The Trial Court here found and determined, without hearing evidence, that defendant had been tried and convicted before a duly qualified jury, and that he was represented by competent counsel; and that the allegations of defendant's present motion were conclusions and not allegations of any facts which would constitute grounds for relief under Rule 27.26. We have held many times that where no genuine issue of fact is made on such a motion it may be summarily disposed of as a matter of law. State v. McDonald, Mo., 343 S.W.2d 68, 72; State v. Glenn, Mo., 317 S.W.2d 403, certiorari denied 358 U.S. 942, 79 S. Ct. 348, 3 L. Ed. 349; State v. Ninemires, Mo., 306 S.W.2d 527. It has never been the object of this rule, or the purpose and intent of the courts in applying it, to afford to the defendant an opportunity for a second motion for new trial or a second appeal based on alleged trial errors. State v. Smith, Mo., 324 S.W.2d 707, 711; State v. Hagedorn, Mo., 305 S.W.2d 700, 702; State v. Childers, Mo., 328 S.W.2d 43, 45; State v. Hecke, Mo., 328 S.W.2d 41. It is obvious from the very wording of the rule that the defect in the judgment and sentence must be such as to render them subject to collateral attack. Generally, the principles applicable are very similar to those governing the granting of the writ of habeas corpus. State v. Thompson, Mo., 324 S.W.2d 133, 135. In Hagedorn, supra [305 S.W.2d 702], it was held that although the attempted admission of improper evidence of a prior conviction might have been a ground of error which "could have been considered prejudicial on appeal" (citing State v. St. Clair, Mo., 261 S.W.2d 75, on which defendant relies here), nevertheless a motion under Rule 27.26 could not function as an appeal so as to make such supposed error available in that proceeding. We have a similar situation here.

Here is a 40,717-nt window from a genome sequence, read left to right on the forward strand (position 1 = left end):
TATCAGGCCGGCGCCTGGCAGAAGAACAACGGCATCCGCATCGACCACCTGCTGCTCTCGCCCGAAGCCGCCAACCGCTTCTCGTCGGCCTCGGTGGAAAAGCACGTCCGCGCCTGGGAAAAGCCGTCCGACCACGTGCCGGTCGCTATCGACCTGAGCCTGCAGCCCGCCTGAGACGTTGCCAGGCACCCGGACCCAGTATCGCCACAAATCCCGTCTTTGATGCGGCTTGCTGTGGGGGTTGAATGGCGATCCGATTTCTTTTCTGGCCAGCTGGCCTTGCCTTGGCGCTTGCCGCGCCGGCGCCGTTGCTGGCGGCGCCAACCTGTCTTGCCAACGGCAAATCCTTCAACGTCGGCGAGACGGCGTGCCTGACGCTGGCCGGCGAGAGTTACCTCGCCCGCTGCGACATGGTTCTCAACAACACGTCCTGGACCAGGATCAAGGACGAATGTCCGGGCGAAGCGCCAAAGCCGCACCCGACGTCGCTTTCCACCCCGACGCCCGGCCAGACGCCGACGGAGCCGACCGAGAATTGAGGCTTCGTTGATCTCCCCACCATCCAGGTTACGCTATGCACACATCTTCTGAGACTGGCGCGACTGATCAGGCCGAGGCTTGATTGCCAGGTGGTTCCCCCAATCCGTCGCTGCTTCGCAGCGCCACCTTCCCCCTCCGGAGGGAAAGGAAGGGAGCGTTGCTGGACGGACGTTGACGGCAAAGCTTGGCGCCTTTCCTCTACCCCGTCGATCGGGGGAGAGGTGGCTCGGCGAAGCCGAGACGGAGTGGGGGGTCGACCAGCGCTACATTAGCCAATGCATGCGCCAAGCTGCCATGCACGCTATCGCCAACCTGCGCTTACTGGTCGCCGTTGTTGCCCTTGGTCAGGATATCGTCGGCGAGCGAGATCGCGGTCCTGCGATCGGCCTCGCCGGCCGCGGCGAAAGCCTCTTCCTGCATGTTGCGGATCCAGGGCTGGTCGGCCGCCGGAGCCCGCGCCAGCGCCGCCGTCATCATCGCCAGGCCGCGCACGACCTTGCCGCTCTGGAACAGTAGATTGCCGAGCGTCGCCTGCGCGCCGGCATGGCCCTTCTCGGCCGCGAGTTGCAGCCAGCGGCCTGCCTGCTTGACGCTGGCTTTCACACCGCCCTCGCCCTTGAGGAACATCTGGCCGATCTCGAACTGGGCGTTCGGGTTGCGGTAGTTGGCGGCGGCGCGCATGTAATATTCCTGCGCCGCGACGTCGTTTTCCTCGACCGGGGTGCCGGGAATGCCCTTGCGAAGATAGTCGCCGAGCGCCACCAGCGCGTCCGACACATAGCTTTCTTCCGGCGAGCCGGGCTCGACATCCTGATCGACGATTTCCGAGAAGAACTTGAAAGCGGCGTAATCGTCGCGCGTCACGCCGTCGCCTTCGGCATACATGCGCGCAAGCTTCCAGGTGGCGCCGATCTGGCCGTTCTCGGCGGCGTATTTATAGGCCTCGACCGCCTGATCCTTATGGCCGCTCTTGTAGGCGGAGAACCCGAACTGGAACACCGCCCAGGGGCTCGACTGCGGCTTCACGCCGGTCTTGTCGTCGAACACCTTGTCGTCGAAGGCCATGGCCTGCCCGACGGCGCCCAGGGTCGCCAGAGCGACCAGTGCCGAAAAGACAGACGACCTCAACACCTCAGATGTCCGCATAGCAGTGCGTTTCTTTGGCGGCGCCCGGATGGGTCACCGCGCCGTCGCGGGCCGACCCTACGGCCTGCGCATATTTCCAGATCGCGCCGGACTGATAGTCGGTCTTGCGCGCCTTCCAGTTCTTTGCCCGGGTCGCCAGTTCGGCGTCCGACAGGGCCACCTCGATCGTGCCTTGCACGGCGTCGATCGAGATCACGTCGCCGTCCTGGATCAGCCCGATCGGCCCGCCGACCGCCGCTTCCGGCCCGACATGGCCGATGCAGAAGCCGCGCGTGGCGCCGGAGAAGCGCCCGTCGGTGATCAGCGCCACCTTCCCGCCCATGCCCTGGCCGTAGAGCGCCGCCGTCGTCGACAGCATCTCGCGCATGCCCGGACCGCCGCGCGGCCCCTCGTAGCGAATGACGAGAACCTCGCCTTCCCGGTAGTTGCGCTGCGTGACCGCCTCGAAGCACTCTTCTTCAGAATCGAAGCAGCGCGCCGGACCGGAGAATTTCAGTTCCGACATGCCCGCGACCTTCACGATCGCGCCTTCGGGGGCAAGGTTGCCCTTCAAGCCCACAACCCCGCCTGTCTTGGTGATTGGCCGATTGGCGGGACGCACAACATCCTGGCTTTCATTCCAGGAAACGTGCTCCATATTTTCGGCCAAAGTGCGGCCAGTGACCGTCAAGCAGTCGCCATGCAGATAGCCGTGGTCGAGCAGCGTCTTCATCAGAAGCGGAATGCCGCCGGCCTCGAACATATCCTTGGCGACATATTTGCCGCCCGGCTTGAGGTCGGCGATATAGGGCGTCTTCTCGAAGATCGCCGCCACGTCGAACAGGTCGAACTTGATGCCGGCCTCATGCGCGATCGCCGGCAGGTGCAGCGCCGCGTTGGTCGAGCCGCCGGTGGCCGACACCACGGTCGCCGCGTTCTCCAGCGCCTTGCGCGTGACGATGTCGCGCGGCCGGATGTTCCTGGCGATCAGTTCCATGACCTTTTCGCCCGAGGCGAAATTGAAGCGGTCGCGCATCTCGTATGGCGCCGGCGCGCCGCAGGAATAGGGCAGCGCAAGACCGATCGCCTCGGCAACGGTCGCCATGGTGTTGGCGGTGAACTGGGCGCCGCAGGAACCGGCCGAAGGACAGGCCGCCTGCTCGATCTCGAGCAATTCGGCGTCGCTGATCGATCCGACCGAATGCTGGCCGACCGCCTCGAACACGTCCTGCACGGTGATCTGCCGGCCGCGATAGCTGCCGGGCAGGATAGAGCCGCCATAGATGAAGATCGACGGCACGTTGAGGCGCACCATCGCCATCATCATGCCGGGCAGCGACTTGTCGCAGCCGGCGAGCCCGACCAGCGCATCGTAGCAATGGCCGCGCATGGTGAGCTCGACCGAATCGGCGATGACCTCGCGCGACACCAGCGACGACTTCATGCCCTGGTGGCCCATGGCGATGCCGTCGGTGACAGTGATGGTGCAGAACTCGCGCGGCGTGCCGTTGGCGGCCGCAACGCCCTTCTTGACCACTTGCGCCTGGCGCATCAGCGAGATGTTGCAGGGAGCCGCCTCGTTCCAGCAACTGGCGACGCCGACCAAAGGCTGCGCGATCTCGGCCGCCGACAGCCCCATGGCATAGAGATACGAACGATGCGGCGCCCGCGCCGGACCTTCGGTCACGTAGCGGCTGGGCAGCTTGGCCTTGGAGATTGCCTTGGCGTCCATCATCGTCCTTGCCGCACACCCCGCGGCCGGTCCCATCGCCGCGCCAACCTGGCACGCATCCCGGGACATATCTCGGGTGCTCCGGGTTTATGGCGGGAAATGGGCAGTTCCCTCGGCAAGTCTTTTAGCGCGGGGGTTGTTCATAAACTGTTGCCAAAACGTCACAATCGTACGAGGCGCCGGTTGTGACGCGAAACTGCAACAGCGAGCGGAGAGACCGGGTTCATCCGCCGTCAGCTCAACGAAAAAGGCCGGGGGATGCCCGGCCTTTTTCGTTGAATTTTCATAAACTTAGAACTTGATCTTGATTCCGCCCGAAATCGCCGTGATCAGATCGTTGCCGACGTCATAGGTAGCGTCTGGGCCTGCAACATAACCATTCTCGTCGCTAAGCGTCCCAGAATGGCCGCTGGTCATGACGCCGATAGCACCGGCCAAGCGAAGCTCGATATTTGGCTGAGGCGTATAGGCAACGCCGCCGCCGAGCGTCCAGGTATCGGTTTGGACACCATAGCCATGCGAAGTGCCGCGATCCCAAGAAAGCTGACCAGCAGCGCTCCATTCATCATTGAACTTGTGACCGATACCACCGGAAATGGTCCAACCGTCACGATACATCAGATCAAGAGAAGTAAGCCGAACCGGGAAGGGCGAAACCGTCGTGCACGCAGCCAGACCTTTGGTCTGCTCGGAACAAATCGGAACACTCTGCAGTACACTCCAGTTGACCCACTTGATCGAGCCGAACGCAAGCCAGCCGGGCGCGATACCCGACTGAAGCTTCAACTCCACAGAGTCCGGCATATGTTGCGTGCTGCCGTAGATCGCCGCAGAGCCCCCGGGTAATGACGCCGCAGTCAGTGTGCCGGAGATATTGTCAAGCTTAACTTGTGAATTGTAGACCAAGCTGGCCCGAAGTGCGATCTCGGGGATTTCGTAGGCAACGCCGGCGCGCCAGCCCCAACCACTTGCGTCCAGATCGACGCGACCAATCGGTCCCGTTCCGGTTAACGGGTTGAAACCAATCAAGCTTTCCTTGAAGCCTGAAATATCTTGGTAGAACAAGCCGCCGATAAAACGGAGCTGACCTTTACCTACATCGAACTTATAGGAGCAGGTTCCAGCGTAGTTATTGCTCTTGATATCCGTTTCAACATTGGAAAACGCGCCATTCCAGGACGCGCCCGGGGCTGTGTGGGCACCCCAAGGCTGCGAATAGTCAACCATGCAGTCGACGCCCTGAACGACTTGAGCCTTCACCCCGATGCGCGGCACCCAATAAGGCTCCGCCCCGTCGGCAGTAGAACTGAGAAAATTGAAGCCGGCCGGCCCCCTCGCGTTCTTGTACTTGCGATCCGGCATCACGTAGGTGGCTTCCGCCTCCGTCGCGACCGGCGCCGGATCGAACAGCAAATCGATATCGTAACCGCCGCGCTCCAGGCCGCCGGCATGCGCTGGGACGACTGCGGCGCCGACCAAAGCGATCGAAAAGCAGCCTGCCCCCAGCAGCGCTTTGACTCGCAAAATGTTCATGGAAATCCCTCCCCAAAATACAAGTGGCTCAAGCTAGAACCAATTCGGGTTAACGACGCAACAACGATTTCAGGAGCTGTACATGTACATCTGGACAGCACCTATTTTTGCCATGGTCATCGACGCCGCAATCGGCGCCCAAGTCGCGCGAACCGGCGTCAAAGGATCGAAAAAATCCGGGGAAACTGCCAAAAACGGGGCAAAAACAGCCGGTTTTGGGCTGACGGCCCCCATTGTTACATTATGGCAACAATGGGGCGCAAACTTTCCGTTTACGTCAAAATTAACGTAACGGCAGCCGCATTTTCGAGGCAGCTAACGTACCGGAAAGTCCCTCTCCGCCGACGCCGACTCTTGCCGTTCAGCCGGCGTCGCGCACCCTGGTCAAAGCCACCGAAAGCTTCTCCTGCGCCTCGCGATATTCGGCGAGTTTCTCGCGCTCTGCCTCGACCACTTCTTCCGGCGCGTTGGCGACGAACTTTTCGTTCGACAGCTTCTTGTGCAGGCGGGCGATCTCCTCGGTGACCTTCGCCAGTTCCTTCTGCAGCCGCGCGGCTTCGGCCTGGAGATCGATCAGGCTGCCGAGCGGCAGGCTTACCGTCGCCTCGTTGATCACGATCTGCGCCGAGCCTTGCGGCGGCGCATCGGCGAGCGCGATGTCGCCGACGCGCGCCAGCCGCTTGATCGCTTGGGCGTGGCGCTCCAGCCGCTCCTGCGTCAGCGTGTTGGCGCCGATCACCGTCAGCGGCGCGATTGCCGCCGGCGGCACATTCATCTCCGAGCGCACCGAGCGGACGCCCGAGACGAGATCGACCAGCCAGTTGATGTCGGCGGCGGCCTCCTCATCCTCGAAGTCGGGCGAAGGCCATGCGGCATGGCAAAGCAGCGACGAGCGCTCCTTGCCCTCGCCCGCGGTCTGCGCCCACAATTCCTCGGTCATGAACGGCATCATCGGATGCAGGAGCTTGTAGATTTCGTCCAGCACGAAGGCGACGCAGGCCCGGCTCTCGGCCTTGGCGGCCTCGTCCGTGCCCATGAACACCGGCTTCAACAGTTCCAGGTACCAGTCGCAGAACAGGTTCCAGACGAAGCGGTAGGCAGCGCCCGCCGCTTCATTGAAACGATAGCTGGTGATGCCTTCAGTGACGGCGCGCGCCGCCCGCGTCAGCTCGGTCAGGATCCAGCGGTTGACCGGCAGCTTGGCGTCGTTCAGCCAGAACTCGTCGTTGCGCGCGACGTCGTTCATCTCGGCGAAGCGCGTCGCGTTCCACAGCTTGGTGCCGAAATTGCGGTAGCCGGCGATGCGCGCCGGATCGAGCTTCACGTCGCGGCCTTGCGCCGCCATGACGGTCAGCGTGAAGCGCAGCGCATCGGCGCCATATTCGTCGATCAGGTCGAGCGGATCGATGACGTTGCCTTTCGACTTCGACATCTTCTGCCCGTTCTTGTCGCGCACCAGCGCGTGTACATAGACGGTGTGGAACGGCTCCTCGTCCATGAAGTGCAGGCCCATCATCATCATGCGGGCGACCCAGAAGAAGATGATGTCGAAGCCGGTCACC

When evidence of the prior convictions was offered at defendant's trial his counsel objected on certain stated grounds, but no objection was made to the federal conviction on the ground now suggested; counsel thereafter commented to the jury on the circumstances of that conviction as shown by the record, namely, that it involved an "interstate theft of a car," that defendant had entered a plea of guilty, and that he was then only twenty-nine years old. Neither of the motions for new trial (defendant filed one per se, and his counsel filed another) raised the point now urged, although defendant did advance the contention that the use of the Habitual Criminal Act, generally, imposed double jeopardy and infringed upon his right to a fair trial.